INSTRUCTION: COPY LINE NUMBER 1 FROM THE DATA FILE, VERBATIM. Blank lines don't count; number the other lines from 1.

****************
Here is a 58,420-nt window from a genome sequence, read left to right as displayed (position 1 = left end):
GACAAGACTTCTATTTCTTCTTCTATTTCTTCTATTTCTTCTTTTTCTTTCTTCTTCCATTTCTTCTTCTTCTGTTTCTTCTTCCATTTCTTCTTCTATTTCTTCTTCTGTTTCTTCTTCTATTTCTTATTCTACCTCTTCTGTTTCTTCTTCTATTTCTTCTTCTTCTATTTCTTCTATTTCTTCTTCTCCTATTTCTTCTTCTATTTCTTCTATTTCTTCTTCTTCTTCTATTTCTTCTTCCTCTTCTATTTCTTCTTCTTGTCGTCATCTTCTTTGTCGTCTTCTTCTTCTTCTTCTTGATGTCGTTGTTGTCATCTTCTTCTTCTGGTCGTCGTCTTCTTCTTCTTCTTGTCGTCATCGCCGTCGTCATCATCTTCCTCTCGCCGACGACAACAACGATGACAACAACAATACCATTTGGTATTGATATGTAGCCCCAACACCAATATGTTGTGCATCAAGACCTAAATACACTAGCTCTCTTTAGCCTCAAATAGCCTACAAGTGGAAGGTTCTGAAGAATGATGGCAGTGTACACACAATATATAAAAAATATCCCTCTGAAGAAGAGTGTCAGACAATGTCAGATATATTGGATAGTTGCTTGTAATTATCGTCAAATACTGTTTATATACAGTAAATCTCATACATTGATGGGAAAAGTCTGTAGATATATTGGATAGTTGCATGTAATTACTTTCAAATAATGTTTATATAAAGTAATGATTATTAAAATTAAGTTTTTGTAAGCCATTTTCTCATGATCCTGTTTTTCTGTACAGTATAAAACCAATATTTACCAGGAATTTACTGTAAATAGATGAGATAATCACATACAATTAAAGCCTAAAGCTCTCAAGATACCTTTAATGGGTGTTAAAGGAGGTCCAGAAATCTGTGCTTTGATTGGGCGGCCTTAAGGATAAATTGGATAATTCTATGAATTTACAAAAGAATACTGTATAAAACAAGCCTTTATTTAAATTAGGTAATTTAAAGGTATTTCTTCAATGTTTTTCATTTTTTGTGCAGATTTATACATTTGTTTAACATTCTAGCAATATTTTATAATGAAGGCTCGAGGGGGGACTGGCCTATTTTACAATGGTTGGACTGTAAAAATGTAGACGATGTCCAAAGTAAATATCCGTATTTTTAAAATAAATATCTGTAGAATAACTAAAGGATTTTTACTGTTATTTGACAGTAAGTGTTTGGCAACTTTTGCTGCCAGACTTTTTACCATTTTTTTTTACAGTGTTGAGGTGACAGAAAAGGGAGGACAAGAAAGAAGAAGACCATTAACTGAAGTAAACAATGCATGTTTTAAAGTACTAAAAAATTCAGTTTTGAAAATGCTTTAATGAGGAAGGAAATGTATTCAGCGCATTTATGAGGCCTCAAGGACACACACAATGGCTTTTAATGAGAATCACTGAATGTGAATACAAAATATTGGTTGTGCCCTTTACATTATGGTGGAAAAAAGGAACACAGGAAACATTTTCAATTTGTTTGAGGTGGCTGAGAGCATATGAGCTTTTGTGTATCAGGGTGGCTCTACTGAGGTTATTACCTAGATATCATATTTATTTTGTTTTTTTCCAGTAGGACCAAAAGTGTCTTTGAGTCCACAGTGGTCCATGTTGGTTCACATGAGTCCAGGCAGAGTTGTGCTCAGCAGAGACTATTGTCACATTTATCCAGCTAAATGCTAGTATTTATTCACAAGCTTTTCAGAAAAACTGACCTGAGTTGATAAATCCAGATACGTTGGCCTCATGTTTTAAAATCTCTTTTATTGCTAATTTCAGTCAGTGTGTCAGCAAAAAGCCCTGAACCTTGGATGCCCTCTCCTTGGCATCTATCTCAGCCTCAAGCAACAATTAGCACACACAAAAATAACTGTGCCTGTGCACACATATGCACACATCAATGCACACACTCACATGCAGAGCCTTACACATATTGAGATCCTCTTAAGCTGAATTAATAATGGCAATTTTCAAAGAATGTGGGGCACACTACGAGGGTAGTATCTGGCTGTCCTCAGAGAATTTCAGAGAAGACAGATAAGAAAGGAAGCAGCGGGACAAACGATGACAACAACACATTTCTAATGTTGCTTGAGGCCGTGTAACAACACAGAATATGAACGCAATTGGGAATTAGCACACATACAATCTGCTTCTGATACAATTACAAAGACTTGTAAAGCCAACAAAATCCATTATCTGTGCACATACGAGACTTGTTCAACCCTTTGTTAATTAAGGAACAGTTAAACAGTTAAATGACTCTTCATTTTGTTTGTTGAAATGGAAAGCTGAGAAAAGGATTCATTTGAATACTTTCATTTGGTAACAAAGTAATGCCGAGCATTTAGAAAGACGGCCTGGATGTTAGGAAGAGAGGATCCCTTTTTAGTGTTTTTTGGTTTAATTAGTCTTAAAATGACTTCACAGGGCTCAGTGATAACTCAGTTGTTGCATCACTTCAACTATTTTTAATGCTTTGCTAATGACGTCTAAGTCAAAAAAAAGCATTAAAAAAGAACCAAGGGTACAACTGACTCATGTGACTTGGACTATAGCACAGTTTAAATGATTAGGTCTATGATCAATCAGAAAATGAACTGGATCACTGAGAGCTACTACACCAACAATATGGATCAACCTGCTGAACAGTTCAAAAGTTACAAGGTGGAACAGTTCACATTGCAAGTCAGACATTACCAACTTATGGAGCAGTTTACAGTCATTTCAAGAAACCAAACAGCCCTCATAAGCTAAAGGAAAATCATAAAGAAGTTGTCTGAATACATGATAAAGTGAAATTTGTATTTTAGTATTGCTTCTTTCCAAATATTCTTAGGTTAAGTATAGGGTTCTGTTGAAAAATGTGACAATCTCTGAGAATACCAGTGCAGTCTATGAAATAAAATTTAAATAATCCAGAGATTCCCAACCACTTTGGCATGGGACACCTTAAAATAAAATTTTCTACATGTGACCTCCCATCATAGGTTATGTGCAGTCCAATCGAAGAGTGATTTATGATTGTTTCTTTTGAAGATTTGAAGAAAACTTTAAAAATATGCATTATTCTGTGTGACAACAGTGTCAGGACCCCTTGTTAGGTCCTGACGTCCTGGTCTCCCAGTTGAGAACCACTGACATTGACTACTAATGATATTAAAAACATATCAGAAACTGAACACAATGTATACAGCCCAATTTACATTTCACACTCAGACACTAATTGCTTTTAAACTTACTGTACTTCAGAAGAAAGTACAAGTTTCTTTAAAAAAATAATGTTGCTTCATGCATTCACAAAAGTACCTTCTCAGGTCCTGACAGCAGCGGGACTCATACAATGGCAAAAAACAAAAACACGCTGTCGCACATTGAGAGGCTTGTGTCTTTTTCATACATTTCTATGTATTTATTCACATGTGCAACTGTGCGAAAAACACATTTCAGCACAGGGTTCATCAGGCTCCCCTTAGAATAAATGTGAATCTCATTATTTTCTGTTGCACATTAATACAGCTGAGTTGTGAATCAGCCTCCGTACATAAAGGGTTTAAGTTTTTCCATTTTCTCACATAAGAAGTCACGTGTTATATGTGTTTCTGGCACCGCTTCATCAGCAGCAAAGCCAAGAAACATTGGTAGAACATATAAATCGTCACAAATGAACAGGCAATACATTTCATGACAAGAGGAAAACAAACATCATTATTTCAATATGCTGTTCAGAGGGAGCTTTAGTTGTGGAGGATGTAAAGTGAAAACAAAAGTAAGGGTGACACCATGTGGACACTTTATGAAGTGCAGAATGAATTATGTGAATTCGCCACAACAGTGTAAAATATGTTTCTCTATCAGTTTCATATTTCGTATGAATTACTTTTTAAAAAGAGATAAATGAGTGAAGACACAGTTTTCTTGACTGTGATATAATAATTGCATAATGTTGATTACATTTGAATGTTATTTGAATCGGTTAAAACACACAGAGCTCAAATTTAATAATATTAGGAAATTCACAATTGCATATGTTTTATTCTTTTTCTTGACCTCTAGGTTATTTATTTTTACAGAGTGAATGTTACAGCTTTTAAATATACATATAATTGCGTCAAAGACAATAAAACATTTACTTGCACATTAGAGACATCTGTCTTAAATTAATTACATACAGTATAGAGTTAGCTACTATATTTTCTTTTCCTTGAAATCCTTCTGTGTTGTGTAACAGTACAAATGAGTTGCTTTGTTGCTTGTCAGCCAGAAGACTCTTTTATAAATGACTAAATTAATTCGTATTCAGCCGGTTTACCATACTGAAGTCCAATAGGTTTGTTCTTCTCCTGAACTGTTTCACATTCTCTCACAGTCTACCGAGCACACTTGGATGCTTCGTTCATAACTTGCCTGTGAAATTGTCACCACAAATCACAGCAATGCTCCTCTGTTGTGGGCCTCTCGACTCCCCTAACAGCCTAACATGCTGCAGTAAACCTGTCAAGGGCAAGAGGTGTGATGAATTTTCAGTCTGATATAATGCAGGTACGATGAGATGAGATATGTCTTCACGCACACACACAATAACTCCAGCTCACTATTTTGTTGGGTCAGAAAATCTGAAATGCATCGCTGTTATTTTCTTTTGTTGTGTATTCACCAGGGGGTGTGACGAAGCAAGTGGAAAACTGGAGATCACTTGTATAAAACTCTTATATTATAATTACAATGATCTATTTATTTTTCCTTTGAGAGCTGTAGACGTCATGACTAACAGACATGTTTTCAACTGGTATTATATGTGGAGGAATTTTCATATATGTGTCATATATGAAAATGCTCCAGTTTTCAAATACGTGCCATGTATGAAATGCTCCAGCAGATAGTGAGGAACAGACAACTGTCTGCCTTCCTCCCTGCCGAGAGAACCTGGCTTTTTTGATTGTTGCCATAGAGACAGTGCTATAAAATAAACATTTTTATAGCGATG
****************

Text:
Here is a 58,420-nt window from a genome sequence, read left to right as displayed (position 1 = left end):